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An exploration of Shakespeare as a global poet
Shakespeare in Swahililand tells the unexpected literary history of Shakespeare’s influence in East Africa. Beginning with Victorian-era expeditions in which Shakespeare’s works were the sole reading material carried into the interior, the Bard has been a vital touchstone throughout the region. His plays were printed by liberated slaves as one of the first texts in Swahili, performed by Indian laborers while they built the Uganda railroad, used to argue for native rights, and translated by intellectuals, revolutionaries, and independence leaders.
Weaving together stories of explorers staggering through Africa’s interior, eccentrics living out their dreams on the savanna, decadent émigrés, Cold War intrigues, and even Che Guevara, Edward Wilson-Lee—a Cambridge lecturer raised in Kenya—tallies Shakespeare’s influence in Zanzibar, Kenya, Tanzania, Uganda, Ethiopia, and Sudan. Traveling through these countries, he speaks with everyone from theater directors and academics to soldiers and aid workers, discovering not only cultural dimensions traceable to Shakespeare's plays but also an overwhelming insistence that these works provide a key insight into the region.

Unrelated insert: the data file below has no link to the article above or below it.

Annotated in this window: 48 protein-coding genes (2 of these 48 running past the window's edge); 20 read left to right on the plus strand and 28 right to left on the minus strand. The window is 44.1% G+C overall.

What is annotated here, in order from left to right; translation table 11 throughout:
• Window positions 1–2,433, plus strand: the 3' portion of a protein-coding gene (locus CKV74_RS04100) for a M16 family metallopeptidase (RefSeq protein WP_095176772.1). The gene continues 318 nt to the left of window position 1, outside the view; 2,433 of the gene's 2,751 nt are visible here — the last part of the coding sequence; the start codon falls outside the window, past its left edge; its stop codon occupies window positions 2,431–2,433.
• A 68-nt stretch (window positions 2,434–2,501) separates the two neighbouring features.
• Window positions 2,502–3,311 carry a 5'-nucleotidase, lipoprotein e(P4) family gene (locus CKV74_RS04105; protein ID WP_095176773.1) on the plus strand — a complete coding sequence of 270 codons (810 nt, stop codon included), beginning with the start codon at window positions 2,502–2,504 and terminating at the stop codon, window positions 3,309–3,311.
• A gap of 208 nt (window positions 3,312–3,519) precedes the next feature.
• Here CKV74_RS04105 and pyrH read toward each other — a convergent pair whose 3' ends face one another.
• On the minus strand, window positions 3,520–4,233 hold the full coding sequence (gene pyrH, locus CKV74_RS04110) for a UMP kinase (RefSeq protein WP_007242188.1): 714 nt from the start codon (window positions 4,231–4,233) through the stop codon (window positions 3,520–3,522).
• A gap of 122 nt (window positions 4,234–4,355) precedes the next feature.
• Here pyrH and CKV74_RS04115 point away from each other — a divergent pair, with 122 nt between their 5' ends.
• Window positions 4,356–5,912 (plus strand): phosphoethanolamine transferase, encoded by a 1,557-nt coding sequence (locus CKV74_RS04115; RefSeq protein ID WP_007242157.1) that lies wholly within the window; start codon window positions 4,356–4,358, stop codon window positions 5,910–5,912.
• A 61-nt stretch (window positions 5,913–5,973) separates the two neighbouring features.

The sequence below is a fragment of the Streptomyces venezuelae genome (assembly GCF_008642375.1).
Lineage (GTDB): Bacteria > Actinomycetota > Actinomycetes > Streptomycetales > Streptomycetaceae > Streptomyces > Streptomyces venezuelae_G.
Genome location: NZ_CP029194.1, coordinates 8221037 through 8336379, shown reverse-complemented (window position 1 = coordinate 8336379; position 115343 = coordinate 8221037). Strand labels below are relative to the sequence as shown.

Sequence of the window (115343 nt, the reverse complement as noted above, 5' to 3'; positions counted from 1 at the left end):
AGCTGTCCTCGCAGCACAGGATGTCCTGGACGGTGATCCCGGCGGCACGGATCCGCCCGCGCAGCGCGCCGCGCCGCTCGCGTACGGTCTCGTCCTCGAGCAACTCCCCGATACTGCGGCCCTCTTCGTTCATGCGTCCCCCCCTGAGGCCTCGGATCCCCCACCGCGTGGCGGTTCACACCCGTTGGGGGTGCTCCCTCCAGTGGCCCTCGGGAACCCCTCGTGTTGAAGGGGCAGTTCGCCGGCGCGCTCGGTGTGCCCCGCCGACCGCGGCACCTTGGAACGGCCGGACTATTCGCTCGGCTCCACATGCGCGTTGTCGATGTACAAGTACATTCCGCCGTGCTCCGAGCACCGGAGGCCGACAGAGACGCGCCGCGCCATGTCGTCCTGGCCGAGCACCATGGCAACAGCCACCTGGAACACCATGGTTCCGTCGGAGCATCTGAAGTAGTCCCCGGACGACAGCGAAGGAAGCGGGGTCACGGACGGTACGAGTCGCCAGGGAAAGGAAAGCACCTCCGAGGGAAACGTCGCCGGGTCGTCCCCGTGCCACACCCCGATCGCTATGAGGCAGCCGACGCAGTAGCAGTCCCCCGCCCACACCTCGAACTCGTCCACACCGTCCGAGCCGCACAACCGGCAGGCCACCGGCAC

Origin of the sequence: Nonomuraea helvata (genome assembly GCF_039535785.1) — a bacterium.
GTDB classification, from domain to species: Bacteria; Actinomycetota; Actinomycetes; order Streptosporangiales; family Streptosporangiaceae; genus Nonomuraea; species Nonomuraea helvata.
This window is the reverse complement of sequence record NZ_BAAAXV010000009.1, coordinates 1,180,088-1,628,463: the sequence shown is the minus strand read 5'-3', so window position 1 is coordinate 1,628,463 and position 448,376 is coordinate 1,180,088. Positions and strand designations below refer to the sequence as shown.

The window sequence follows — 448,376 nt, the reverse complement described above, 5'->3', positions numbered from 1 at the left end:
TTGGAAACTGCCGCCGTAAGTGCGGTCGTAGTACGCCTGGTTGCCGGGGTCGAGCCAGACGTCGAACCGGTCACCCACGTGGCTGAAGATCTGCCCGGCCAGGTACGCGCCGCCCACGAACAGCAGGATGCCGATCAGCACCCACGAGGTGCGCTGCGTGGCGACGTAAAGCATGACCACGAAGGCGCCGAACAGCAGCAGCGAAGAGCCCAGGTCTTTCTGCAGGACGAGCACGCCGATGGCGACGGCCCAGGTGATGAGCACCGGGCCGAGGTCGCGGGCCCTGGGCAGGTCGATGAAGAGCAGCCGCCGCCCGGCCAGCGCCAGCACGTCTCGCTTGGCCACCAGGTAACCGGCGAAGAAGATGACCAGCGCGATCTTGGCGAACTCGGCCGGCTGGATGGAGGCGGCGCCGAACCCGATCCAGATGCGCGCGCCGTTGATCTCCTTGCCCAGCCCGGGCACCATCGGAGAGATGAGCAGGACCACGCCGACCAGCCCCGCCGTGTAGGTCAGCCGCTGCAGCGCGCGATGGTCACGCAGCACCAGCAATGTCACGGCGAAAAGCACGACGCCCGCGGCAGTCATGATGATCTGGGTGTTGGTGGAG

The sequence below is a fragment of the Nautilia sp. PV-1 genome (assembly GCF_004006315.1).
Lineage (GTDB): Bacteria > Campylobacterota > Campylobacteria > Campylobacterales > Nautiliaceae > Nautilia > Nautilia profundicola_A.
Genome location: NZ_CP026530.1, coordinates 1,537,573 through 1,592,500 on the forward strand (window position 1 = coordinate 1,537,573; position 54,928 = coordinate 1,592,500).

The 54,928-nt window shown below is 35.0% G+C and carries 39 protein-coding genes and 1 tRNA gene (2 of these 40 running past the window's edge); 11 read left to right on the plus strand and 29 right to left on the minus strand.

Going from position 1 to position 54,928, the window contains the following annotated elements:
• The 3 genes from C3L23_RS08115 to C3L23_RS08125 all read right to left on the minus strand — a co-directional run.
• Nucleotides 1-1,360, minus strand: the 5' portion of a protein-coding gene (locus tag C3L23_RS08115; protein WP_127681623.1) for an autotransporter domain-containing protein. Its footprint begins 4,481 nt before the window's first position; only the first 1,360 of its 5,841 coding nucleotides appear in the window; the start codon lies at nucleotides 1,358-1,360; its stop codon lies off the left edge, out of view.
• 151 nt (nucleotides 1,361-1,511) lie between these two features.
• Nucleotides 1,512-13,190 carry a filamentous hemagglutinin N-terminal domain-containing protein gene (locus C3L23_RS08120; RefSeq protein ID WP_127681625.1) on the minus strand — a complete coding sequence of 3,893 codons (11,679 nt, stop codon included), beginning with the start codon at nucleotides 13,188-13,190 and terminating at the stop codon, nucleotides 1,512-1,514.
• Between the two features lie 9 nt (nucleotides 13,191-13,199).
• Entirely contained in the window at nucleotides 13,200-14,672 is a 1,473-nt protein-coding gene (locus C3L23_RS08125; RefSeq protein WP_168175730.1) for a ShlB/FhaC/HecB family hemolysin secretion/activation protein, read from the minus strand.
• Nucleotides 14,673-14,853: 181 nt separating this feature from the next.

An astonishing work of empathy and historical vision, Shakespeare in Swahililand gets at the heart of what makes Shakespeare so universal and the role that his writings have played in thinking about what it means to be human.